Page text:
TOPEKA -- The latest report from the Kansas Department of Labor (KDOL) may prove an interesting read for the 33,000 Kansas students expected to graduate from high school this month. The 2006-2016 Kansas Occupational Outlook, released today, examines the fastest growing jobs and industries in the state – providing a valuable guide for those choosing a career path or determining a course of study for postsecondary education.
According to the report, five of the top 10 fastest growing occupations are in the field of computers and mathematical science. These occupations combined are expected to add 6,172 jobs over the 10-year projection period, and the average median wage for these occupations is $31.47 per hour – more than two times the median wage for all occupations in the state. The occupation projected to grow the fastest is network systems and data communications analyst.
“A lot of valuable information is contained in this report, making it a great resource not only for Kansas students, but for parents, educators and career counselors, as well,” said Kansas Labor Secretary Jim Garner. “The occupational and industry employment projections in the report are useful for the planning and preparation of educational and training programs, assessing the need for skilled workers in the future, studying long-range trends in occupational employment and for economic development purposes.”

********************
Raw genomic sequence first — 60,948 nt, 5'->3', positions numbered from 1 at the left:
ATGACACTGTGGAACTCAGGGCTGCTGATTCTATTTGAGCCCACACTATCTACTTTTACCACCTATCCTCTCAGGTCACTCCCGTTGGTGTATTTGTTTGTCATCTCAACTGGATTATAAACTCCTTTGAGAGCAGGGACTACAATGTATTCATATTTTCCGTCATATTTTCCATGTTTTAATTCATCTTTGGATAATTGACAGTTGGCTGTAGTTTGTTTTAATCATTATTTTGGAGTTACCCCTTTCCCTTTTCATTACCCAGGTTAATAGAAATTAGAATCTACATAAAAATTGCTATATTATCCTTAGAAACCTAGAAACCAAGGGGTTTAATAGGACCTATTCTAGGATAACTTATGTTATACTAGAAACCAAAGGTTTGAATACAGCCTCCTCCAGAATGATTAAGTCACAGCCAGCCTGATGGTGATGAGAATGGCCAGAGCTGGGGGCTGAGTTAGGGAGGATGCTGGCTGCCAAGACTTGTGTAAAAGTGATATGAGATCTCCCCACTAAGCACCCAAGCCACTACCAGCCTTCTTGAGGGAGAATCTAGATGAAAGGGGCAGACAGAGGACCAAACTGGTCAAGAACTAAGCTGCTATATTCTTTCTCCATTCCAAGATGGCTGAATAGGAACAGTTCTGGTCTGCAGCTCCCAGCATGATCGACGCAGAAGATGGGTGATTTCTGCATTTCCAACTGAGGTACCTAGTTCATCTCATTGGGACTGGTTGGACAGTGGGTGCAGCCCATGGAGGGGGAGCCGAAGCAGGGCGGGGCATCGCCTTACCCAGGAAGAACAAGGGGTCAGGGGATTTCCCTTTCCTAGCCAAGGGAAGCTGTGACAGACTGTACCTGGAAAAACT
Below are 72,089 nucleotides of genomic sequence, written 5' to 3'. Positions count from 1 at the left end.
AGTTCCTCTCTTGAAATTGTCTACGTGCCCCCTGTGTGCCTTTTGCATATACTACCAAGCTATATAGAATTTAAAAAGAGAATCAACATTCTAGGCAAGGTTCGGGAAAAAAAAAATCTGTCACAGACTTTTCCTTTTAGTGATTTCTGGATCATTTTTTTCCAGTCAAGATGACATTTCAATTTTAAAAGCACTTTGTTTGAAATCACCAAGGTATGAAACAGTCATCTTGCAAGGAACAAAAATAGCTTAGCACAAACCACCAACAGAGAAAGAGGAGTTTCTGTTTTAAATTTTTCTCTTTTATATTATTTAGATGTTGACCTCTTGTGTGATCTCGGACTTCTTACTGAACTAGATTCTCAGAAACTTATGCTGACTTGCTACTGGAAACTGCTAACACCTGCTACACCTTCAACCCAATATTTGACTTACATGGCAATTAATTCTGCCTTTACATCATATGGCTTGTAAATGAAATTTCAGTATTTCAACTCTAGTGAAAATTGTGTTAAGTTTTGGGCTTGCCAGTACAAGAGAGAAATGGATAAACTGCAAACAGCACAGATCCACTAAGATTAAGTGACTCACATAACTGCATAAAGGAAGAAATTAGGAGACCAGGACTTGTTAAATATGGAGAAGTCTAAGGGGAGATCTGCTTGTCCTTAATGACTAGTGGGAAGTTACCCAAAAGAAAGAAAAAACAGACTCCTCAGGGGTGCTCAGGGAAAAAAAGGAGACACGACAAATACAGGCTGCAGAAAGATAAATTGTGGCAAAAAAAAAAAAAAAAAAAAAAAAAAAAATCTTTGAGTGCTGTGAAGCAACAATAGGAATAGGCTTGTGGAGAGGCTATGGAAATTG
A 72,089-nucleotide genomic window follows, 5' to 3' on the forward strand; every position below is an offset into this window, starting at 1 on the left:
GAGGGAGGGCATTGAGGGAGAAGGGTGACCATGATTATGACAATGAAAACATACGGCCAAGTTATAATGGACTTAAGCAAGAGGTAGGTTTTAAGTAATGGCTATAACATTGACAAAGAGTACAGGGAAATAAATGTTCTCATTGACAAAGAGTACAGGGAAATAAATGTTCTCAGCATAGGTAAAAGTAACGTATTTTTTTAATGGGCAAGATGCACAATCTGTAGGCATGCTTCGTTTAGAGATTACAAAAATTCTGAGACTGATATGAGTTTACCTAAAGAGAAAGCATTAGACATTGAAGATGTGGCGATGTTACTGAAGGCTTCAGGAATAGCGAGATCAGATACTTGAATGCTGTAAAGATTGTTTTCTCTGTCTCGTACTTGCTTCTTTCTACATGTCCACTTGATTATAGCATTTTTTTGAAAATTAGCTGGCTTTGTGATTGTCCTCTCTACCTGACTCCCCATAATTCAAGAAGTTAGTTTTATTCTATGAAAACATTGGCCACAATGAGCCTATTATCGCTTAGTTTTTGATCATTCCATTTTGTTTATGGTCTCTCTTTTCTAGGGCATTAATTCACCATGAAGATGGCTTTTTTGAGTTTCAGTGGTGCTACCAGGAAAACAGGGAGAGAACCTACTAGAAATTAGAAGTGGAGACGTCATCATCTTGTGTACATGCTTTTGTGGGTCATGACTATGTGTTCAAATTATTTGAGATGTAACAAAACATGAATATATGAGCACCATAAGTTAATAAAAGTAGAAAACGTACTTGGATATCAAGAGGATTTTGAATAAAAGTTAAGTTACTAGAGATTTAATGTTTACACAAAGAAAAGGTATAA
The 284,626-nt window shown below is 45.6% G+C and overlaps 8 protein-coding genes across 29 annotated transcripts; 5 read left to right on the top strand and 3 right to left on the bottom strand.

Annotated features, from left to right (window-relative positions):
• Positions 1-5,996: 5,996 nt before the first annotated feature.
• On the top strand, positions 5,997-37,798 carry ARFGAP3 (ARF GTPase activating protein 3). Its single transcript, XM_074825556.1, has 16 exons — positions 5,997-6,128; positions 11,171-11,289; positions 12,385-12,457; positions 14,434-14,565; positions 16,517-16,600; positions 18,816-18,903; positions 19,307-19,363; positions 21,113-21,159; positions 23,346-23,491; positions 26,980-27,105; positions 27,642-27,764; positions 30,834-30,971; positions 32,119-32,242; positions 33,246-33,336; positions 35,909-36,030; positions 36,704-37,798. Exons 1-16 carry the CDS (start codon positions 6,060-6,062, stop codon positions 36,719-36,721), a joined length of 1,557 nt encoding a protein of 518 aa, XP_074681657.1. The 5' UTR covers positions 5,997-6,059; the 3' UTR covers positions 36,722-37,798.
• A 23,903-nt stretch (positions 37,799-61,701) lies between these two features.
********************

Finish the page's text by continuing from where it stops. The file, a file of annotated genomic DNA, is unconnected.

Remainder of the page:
Overall, the fastest growing occupations in the state are those that require higher levels of education. Because of this, the share of jobs requiring postsecondary vocational training or more is projected to increase. This would include occupations with a requirement of an associate degree, bachelor’s degree, master’s degree, first professional degree or doctoral degree. The occupational group with the highest wages is that which requires a first professional degree. Occupations in this group require at least three years of education beyond a bachelor’s degree.
“The fastest growing educational group is that which requires a doctoral degree, occupations in this group are projected to grow 24.5 percent over the 10-year period,” said KDOL labor economist Tyler Tenbrink. “Indications are that the jobs of the future will require a higher level of education and training.”
Other information included in the report includes the industry sectors projected to add the most jobs, as well as a breakdown of the regions in the state in terms of projected job growth rates.
Long-term projections are created every two years and cover a 10-year time span. The current projections use 2006 data as the base year and project occupation and industry openings out to 2016. The projections are funded by the U.S. Department of Labor’s (DOL) Employment and Training Administration.